In the recent judgment of Peter Taylor & Associates v Bell Real Estates and Renasa Insurance Company the Supreme Court of Appeal was requested to decide whether the court of first instance was correct in deciding that the service of a notice of joinder interrupted prescription.
The relevant sections of the Prescription Act provide as follows:
- Section 15(1) – The running of prescription shall, subject to the provisions of subsection (2), be interrupted by the service on the debtor of any process whereby the creditor claims payment of debt.
- Section 15(6) – For the purposes of this section, ”process” includes a petition, a notice of motion, a rule nisi, a pleading in reconvention, a third party notice referred to in any rule of court, and any document whereby legal proceedings are commenced.
- Section 15(5) deals with the situation that is applicable where a person applies to be joined as a defendant in an action and provides as follows that if any person is joined as a defendant on his own application, the process whereby the creditor claims payment of the debt, shall be deemed to have been served on such person on the date of joinder.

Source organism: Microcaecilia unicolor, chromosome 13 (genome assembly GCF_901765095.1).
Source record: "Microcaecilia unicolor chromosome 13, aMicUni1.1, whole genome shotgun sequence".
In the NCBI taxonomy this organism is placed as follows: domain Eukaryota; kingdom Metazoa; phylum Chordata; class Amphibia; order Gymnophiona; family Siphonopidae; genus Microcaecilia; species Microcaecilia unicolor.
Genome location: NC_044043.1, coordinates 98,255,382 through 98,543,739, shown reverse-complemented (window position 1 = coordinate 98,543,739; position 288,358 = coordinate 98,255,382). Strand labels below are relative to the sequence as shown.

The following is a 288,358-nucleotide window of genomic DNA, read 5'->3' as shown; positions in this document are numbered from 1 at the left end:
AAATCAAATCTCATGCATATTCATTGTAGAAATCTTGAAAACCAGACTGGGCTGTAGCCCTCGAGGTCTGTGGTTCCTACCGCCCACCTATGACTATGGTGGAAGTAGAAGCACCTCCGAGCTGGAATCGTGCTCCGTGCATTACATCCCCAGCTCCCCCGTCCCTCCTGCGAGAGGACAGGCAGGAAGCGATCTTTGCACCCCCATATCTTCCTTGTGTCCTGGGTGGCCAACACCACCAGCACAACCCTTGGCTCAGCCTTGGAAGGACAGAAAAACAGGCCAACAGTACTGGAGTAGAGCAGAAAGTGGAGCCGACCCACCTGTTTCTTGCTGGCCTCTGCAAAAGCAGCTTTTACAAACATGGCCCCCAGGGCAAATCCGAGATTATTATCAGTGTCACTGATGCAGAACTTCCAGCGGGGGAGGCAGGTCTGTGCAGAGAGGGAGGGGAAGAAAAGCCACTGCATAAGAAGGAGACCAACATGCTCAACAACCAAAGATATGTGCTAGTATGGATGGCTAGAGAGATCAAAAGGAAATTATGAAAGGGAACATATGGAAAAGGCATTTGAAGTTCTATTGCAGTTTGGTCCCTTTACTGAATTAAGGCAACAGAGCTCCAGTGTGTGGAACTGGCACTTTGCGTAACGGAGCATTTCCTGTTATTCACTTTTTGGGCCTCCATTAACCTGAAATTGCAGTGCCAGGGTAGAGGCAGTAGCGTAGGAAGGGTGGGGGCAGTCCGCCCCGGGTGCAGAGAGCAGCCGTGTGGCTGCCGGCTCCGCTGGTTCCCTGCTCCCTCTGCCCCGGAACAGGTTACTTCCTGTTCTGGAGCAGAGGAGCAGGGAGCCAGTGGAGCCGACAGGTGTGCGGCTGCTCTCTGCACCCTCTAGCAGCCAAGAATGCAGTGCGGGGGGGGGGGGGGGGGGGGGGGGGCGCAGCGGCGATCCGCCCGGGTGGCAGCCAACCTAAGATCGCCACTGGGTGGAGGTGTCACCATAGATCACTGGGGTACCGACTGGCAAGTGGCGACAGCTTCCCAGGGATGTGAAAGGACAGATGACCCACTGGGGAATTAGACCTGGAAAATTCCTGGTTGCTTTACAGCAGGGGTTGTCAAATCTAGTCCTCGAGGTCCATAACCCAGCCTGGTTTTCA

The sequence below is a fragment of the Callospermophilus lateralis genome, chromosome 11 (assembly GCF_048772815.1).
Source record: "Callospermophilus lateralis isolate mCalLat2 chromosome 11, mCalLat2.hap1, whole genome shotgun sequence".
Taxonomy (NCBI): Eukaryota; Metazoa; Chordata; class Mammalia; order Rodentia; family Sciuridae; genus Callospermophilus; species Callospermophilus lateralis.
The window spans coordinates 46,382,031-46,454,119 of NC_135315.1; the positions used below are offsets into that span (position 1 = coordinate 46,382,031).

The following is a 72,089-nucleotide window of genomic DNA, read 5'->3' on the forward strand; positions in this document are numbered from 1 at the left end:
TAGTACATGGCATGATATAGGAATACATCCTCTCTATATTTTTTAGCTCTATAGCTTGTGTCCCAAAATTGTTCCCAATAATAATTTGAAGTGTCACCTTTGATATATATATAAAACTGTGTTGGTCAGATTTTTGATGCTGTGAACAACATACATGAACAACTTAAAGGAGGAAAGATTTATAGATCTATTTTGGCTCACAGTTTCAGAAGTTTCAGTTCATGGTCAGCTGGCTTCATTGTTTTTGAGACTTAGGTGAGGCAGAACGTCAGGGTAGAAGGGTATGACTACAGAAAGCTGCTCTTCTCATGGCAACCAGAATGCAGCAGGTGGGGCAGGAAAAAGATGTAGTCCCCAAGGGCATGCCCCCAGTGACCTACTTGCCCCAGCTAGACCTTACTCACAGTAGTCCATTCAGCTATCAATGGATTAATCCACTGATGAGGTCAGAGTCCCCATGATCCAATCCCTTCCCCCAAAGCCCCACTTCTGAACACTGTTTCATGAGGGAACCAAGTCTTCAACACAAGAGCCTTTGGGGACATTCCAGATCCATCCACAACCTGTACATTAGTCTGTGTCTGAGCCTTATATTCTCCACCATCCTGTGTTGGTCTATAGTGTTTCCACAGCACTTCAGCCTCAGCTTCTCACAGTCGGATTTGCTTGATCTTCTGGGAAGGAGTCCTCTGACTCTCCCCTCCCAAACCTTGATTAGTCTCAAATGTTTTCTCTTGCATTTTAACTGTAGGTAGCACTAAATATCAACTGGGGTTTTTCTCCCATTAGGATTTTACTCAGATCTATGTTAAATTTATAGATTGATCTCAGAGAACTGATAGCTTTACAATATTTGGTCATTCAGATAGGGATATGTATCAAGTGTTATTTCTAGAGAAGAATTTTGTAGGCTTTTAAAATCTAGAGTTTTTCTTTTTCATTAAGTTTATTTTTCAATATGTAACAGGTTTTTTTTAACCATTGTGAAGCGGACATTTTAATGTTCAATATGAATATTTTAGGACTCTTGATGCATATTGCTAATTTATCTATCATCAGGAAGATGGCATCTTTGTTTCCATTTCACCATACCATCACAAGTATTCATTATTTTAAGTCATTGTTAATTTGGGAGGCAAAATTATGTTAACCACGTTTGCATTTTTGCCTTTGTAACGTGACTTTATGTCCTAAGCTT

In the Peter Taylor matter the Plaintiff was seeking to join a further defendant in terms of Rule 10(3) of the court rules. The court referred to various matters pointing out the opposing positions held by our courts. The crisp point on which the court relied for prescription to be interrupted was the question of whether the process served can be considered as a step in the enforcement of a claim for payment of a debt. The court held that it would be “stretching the interpretation of the Act a little too far to say that the application constitutes a ‘process’ whereby the creditor claims payment of the debt” and that its service thereof interrupted prescription. The Court found that it could not be said that the joinder application finally disposed of some elements of the claim and also that cause of action in the joinder applications differed from the cause of action for damages that was initially pleaded.
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